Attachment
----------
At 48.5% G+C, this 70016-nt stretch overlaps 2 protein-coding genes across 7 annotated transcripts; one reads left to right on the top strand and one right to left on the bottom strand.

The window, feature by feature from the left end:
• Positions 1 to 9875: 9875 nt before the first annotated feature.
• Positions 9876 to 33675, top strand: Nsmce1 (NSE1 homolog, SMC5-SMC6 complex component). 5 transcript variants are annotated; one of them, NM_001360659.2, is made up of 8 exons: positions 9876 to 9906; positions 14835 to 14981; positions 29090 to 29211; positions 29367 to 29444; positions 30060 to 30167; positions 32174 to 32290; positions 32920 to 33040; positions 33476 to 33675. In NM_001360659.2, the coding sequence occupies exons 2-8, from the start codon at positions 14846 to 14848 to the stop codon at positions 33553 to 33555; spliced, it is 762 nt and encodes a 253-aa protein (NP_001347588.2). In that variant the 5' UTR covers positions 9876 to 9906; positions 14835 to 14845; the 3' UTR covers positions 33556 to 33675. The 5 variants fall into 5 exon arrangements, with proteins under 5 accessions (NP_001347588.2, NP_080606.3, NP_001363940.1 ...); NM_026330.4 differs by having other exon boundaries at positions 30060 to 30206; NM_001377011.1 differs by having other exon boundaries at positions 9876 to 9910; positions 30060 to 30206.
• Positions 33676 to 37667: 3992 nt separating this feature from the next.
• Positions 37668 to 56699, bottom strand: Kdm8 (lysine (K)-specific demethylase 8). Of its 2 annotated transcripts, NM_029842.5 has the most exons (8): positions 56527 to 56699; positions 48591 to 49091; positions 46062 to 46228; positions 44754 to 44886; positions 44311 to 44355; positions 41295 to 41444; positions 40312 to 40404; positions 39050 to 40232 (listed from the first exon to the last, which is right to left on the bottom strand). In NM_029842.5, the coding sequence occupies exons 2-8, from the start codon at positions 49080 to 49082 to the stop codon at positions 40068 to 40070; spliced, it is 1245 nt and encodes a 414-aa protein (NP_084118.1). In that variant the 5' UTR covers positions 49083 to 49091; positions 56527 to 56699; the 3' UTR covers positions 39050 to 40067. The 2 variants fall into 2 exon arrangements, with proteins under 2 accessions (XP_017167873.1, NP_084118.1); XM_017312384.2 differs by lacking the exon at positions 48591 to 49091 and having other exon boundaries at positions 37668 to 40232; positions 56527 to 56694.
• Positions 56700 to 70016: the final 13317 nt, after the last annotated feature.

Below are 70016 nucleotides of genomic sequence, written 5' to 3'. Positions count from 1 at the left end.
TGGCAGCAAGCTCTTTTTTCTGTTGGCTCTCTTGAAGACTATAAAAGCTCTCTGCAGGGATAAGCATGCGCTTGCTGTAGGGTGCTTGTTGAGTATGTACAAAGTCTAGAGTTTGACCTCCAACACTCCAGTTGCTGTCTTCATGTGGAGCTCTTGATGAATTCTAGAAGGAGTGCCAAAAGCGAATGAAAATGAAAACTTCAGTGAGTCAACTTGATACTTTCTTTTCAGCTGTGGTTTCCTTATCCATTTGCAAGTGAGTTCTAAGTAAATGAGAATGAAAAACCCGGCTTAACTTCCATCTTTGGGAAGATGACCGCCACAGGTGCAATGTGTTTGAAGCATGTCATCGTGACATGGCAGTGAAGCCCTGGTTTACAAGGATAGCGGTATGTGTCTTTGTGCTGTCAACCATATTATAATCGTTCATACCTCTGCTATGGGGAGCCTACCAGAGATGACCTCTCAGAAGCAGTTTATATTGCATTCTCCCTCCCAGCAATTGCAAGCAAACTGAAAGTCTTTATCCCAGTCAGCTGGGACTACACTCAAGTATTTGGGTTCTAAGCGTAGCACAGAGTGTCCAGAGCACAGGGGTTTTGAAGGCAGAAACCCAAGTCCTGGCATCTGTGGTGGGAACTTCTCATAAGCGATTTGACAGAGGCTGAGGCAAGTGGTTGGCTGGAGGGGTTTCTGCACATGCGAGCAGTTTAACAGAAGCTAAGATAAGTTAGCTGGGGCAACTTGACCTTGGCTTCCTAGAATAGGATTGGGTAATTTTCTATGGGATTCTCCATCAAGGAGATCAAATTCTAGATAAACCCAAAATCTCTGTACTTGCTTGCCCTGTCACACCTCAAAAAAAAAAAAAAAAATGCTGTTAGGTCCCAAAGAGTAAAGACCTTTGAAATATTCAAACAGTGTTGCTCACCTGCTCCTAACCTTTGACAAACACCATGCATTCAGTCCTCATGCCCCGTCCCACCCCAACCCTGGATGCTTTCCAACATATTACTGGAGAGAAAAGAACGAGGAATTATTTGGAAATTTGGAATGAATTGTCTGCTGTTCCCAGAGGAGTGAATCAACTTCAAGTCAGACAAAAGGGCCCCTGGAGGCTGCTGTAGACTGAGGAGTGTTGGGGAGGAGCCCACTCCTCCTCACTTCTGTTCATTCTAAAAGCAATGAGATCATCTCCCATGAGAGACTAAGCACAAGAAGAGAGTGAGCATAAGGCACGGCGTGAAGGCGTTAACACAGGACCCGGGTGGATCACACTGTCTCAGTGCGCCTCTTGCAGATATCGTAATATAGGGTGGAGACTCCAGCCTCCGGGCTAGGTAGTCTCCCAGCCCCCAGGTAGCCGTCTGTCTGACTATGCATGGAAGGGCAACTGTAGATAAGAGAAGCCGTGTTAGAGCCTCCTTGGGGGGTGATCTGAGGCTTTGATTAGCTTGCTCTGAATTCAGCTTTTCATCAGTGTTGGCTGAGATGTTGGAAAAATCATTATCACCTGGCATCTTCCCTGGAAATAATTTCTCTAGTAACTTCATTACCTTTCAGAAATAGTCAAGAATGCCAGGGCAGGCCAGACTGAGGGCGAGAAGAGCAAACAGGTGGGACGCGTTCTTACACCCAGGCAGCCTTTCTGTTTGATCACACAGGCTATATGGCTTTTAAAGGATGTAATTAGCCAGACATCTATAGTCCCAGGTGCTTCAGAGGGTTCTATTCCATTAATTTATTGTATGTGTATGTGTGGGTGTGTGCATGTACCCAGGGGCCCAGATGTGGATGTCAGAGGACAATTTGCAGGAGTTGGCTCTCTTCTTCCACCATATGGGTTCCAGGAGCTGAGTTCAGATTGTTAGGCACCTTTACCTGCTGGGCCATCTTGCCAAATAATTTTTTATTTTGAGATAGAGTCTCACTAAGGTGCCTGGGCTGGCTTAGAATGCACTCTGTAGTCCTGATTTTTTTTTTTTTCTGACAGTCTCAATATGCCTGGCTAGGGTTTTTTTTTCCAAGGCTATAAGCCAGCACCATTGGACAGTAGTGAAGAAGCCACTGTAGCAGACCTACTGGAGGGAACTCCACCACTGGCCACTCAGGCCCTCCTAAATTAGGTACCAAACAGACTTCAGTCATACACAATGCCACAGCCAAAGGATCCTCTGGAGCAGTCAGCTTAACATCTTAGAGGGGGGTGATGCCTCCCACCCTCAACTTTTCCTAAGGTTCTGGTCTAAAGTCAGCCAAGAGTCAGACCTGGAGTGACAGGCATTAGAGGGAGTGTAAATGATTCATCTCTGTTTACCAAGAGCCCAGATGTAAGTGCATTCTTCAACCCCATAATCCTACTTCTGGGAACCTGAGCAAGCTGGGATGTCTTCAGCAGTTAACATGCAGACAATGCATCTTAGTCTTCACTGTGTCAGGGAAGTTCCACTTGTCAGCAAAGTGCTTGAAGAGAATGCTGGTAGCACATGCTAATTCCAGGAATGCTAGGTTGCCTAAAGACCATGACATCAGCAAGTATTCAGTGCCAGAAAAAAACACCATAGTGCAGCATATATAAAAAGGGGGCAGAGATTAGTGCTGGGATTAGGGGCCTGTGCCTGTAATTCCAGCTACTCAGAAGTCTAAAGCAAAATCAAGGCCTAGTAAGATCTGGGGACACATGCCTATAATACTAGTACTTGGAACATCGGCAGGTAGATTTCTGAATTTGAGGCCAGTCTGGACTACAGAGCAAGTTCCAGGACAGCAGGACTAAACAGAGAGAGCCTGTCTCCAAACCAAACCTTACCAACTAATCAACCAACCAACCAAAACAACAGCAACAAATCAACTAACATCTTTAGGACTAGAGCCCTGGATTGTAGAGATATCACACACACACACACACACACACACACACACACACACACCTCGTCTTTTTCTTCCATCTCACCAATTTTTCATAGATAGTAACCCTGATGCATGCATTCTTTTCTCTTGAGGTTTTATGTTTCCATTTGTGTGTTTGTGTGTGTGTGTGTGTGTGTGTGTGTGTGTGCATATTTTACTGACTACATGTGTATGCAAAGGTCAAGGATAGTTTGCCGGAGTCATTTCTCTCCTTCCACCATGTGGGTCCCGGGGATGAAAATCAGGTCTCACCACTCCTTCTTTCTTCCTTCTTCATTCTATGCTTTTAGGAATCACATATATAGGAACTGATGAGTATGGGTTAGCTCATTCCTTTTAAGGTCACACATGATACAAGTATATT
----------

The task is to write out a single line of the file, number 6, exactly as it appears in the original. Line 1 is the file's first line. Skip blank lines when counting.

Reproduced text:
• Positions 37668 to 56699, bottom strand: Kdm8 (lysine (K)-specific demethylase 8). Of its 2 annotated transcripts, NM_029842.5 has the most exons (8): positions 56527 to 56699; positions 48591 to 49091; positions 46062 to 46228; positions 44754 to 44886; positions 44311 to 44355; positions 41295 to 41444; positions 40312 to 40404; positions 39050 to 40232 (listed from the first exon to the last, which is right to left on the bottom strand). In NM_029842.5, the coding sequence occupies exons 2-8, from the start codon at positions 49080 to 49082 to the stop codon at positions 40068 to 40070; spliced, it is 1245 nt and encodes a 414-aa protein (NP_084118.1). In that variant the 5' UTR covers positions 49083 to 49091; positions 56527 to 56699; the 3' UTR covers positions 39050 to 40067. The 2 variants fall into 2 exon arrangements, with proteins under 2 accessions (XP_017167873.1, NP_084118.1); XM_017312384.2 differs by lacking the exon at positions 48591 to 49091 and having other exon boundaries at positions 37668 to 40232; positions 56527 to 56694.